Posts Tagged Chronically homeless
According to the U. S. Department of Housing and Urban Development (HUD) the federal definition homelessness is a person who sleeps in a place not meant for human habitation. This includes people who sleep on the streets, in a car, in a park, and also includes people sleeping in emergency shelters and transitional housing. In an effort to identify the severity of homelessness and determine the amount of federal funds needed to address this issue, HUD compiles statistics each year to prepare a report for Congress. The latest report determined in January 2014, there were 578,424 people experiencing homelessness on a given night. Most (69 percent) were staying in residential programs for homeless people, and the rest (31 percent) were found in unsheltered locations. Nearly one-quarter of all homeless people were children under the age of 18 (23 percent or 135,701). These statistics also include 49,933 homeless veterans who served in Vietnam, the Gulf War, Iraq, and Afghanistan.
Homelessness in the United States is a complex problem with a wide range of causes. These causes include mental health issues, loss of employment, fleeing from domestic abuse, addiction, returning military veterans, and victims of natural disasters. Regardless of cause, those who are homeless suffer one of two different situations: chronically homeless and temporary homelessness.
Chronically homeless is defined by HUD as a person who has been homeless for twelve consecutive months or has had four episodes of homelessness in the past three years. The majority of these people have become chronically homeless because of a disabling condition. HUD defines a disabling condition as a diagnosable substance abuse disorder, a serious mental illness, developmental disability, or chronic physical illness or disability, including the co-occurrence of two or more of these conditions. In addition, a disabling condition limits an individual’s ability to work or perform one or more activities of daily living. Many chronically homeless individuals either don’t have the resources to bath, or because of a mental health issue, are not concerned about hygiene. Due to their appearance the chronically homeless have become the face of homelessness in the United States.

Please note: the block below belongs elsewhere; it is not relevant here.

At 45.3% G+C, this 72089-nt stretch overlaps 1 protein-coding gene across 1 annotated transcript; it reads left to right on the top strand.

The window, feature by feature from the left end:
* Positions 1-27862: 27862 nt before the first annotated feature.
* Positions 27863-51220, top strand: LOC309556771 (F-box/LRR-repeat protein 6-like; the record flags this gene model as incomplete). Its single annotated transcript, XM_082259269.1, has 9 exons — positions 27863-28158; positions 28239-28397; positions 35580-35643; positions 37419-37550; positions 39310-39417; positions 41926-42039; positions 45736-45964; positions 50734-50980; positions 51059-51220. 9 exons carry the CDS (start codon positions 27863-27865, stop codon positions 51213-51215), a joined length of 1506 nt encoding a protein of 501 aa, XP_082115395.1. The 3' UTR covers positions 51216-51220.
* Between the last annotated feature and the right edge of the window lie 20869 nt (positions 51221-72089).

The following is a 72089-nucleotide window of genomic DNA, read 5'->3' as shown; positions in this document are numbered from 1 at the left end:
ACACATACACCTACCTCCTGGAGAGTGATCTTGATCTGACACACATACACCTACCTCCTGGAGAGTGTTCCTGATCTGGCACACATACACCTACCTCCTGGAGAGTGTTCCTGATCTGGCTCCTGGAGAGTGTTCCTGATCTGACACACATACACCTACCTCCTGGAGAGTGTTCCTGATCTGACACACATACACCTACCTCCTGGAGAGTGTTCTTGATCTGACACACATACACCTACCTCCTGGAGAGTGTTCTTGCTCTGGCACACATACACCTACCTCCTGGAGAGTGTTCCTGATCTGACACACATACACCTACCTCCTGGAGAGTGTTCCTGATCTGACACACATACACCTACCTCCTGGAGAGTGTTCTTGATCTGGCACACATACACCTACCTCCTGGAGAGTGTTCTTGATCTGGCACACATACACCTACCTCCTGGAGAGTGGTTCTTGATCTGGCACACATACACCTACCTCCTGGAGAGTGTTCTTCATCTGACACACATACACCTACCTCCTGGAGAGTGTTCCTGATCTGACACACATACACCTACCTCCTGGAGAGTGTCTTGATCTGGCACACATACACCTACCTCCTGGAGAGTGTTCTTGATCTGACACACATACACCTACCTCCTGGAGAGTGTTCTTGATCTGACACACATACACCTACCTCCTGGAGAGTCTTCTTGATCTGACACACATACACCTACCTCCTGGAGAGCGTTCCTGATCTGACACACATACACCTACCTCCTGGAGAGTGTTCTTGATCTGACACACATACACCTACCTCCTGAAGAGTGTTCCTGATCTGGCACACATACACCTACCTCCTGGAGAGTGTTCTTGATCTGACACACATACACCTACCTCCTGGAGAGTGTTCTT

Temporary homelessness is an episode of homelessness that doesn’t last more than twelve consecutive months. HUD defines an episode of homelessness as a separate, distinct, and sustained stay on the streets and/or in a homeless emergency shelter. These are people who have suffered some type of setback or tragic event like loss of employment, foreclosure, loss of a loved one, or a medical condition that has depleted all their funds and could no longer pay rent or buy food. One of the toughest challenges for this homeless population is making every attempt to not look homeless. They must make extra efforts to do laundry, practice good hygiene, and maintain a presentable appearance. This includes bathing in a restroom sink at a library or gas station to prepare for job interviews or other important appointments. If they are successful in these attempts individuals experiencing temporary homelessness to do appear to be homeless.
Current statistics published by HUD indicate some progress has been made in America’s attempt to address homeless causes and issues. Chronic homelessness among individuals declined by 3 percent (or 2,164) over the past year, and by 30 percent (or 36,197) between 2007 and 2014. Homelessness among veterans declined by 33 percent (or 24,117) between 2009 and 2014
There is something you can do to help the homeless in your area and it may sound strange; do not give money to homeless people who are panhandling. If you want to help you might be doing more good by volunteering or making a contribution to an organization in your city that serves homeless populations.
Not giving money to homeless individuals may seem like a lack of compassion, but addiction is a leading cause of homelessness. Giving money, even spare change, could actually be causing more harm than good. If that individual you gave money to is suffering with addiction issues chances are the money you gave could go toward the purchase of drugs or alcohol and not food. Also if you engaged in dialogue with an individual suffering from a mental health issue, there is a possibility their behavior could be unpredictable and could put you at risk.
You may think charitable acts of giving money to homeless individuals are good intentions that help reduce the problems that confront them, but this may not be the case. Assisting an organization that serves homeless populations is a much more effective and safer way you can help. People who work at social service agencies are case managers, social workers, nurses, and doctors who deal with homelessness on a daily basis. They’re aware of the causes, issues, and challenges of homeless individuals and families. They know what issues are the most acute, and know how to deal with unpredictable behavior that might be the result of a mental health issue.